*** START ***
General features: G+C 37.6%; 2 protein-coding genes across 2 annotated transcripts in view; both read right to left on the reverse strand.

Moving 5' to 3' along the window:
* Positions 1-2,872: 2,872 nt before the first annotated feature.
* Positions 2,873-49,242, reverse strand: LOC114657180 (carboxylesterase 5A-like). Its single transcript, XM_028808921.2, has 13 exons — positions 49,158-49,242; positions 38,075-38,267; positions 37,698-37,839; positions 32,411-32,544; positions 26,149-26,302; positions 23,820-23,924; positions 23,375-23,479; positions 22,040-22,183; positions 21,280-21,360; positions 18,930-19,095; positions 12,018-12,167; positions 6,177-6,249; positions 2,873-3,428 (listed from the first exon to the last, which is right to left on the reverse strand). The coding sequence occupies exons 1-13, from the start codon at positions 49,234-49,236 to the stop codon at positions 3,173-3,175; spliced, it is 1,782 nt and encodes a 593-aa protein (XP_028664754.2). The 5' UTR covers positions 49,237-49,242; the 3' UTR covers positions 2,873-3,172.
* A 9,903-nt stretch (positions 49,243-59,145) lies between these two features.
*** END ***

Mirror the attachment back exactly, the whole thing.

General features: G+C 37.6%; 2 protein-coding genes across 2 annotated transcripts in view; both read right to left on the reverse strand.

Moving 5' to 3' along the window:
* Positions 1-2,872: 2,872 nt before the first annotated feature.
* Positions 2,873-49,242, reverse strand: LOC114657180 (carboxylesterase 5A-like). Its single transcript, XM_028808921.2, has 13 exons — positions 49,158-49,242; positions 38,075-38,267; positions 37,698-37,839; positions 32,411-32,544; positions 26,149-26,302; positions 23,820-23,924; positions 23,375-23,479; positions 22,040-22,183; positions 21,280-21,360; positions 18,930-19,095; positions 12,018-12,167; positions 6,177-6,249; positions 2,873-3,428 (listed from the first exon to the last, which is right to left on the reverse strand). The coding sequence occupies exons 1-13, from the start codon at positions 49,234-49,236 to the stop codon at positions 3,173-3,175; spliced, it is 1,782 nt and encodes a 593-aa protein (XP_028664754.2). The 5' UTR covers positions 49,237-49,242; the 3' UTR covers positions 2,873-3,172.
* A 9,903-nt stretch (positions 49,243-59,145) lies between these two features.